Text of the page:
addition to borrowing about twelve
billions to refinance maturing govern
ment bonds and other obligations in
the next year and a half.
By July 1, 1935, when the President
proposes to halt recovery operations
and begin paying the bills out of taxes,
the public debt, he estimates, will
stand at the all-time record peak of
thirty-one billions eight hundred and
Republican senators and repre
sentatives and some Democrats pro
fessed to be appalled by the Presi
dent's spending program, but it prob
ably will be put through, Just the same.
PRESIDENT ROOSEVELT an
* nonnced that he had accepted the
long expected resignation of William
II. Woodln as secretary of the treas
ury, and appointed Henry Morgenthau,
Jr., to succeed him. Mr. Morgenthau
took the oath of office on New Tear's
day in the presence of Mr. and Mrs.
Roosevelt and the members of bis
Mr. Woodln's retirement had been
expected since last summer. He is
still In Arizona endeavoring to re
cover his health.
PRESIDENT GRAU and his sup
porters in Cuba were preparing to
combat an anti-government conspir
acy which Secretary of the Interior
Gulteras said had
gone too far to be
halted by any plan of
or even recognition of
the Grau regime by
the United States.
The revolutionists, he
said, were operating
from Miami, Fla. In
Havana the army's
home made tanks
were placed In stra
tegic positions, the
police were armed
with rifles and soldiers were stationed
on housetops to cheek sniping.
The Miami revolutionaries' plans
"are too far advanced," Gulteras said,
"because they accepted money from
American corporations In exchange
for certain concessions If they attain
power. They can't return the money.
Therefore, they must carry out their
President Grau signed a decree set
ting April 22 as the date for the elec
tion of a constitutional assembly
which will meet on May 20 to choose
a new provisional president and draft
a new constitution. Grau said he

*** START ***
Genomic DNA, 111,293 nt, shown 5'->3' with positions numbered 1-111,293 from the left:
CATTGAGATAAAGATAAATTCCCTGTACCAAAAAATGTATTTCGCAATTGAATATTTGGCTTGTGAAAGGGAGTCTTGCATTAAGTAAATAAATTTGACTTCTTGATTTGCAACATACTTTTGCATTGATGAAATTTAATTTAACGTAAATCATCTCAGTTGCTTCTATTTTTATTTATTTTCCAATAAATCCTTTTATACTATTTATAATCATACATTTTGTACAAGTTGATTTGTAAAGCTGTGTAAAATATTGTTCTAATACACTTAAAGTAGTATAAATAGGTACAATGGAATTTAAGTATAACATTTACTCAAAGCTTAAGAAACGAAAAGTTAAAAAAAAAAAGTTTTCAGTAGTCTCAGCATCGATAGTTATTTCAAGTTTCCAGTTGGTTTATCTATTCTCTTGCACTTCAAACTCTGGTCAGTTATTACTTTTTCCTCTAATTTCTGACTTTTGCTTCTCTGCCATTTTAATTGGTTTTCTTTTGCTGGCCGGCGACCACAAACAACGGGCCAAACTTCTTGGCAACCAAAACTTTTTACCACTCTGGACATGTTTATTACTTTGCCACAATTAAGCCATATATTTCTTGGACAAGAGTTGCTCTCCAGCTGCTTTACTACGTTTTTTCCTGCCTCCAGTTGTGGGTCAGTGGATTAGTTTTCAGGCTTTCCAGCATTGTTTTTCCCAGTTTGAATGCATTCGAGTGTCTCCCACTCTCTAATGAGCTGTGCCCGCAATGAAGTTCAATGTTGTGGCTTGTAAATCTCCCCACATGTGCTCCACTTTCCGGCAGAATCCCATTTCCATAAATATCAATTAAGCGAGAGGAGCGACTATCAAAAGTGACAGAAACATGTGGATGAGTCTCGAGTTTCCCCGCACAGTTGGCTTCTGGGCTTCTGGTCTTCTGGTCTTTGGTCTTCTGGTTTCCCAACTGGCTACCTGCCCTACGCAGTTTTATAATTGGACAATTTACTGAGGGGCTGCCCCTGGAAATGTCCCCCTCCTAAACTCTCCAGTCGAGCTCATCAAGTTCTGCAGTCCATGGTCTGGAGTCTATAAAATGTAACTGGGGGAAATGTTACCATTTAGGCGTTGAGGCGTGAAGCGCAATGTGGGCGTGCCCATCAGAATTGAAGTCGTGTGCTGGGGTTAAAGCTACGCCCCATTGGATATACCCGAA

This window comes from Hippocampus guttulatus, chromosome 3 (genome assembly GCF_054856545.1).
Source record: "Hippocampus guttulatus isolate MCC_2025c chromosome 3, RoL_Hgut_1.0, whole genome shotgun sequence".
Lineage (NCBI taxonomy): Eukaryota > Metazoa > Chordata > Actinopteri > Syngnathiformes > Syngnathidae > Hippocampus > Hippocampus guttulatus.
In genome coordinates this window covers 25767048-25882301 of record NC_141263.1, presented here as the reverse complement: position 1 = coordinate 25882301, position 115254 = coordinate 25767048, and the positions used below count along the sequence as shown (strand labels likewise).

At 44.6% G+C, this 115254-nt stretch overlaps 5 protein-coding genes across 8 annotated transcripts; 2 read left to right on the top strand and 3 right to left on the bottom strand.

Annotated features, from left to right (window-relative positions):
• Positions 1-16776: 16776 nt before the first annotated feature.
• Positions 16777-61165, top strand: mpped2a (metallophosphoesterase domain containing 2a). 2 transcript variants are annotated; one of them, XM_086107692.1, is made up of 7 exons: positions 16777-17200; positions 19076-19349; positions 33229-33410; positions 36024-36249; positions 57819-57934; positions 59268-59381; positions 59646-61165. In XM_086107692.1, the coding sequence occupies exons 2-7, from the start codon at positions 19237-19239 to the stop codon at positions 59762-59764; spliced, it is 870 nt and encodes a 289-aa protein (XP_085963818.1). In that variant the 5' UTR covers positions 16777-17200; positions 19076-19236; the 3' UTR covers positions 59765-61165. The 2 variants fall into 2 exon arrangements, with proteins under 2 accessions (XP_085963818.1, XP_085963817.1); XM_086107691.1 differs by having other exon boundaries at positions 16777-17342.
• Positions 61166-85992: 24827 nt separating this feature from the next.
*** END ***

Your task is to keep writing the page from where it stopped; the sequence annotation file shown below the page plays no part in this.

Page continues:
would not continue In the presidency
after May 20, regardless of whether
the assembly confirms him as provi
THOUGH the year closed with
prices for farm products and man
ufactured foods showing a downward
trend; though the estimates of the
government and or
grain dealers revealed
that the acreage re
duction program on
which the Agriculture
department spent vast
sums was virtually a
failure, and though
there were other dis
couraging signs, on
the whole President
Roosevelt and bis ad
visers had reason to
believe the new year
promised to see con
slderable success achieved by their re
covery plans. Many leaders In econ
omy and politics gave them this as
surance, and there was manifested a
general determination to go along fur
ther with the President and support
Speaker Ralney predicted that the
session of congress would be har
"We are going to hare a short and
constructive session," said Mr. lCalney.
"It will be a very Important session,
but a working one rather than a dra
matic one. We will pass the supply
bills, the tax bills and the liquor meas
ures and adjourn early In Slay.
"There will be no attempt to over
throw the recovery program or to op
pose the President. It Isn't possible.
If there Is any sniping the snipers are
apt to be left at borne.
"We had the extra session and en
acted the recovery program and It Is
Just beginning to work, ltecovery Is
on the way."
*?"*-JIUtEXTIAL rains lasting many
hours wrought disaster in I.os An
geles and Its suburbs for floods rusiied
through the towns and countryside
and probably 75 or more lives were
lost. Olendale, Montrose, La Cres
centa, Echo Park, Long Beach, Ala
mttos Beach, Venice, Itedondo Bench
and other towns were those In the
direct path of the Inundation. It was
In these places that the heaviest toll
of life occurred.
r\ EVALUATION of the dollar ap
pears to be a certainty of the not
distant future, and the Treasury de
partment Is getting ready for that
step. To start with, It Is about to
seize all remaining private holdings of
gold. Henry Morgenthnu, Jr., now
secretary, In an order Issued under
the emergency banking law, demand
ed the surrender of all gold holdings,
with five specific exceptions, regard
less of their size.
Failure to follow the treasury's or
der and conviction carries a maximum
penalty of ten years In prison, $10,000
In fines, or hoth. The order applies to
corporations, partnerships, and asso
ciations as well as Individuals.
One Important exception which still
blocks the way to devaluation was
left In the new gold order. Federal
reserve banks, which own $3,700,000,
000 In gold and gold certificates out of
a total American gold stock of $4,300,
000,000, were still allowed to keep their
gold. How to deprive the reserve
banks of this gold legally, or at least
of the profit which the banks would
otherwise reap from devaluation, has
long been puzzling treasury legal ex
"^JOW It Is up to the United States
Court of Claims to decide wheth
er or not President Roosevelt's action
In removing William E. Humphrey as
a member or tne iea
eral trade commission
last October was "Ille
gal and void." Mr.
Humphrey has filed
with the court a pe
tition demanding from
the United States
$1,251.39 which he
says is due him as his
salary from October
8 to November 30. He
laid before the court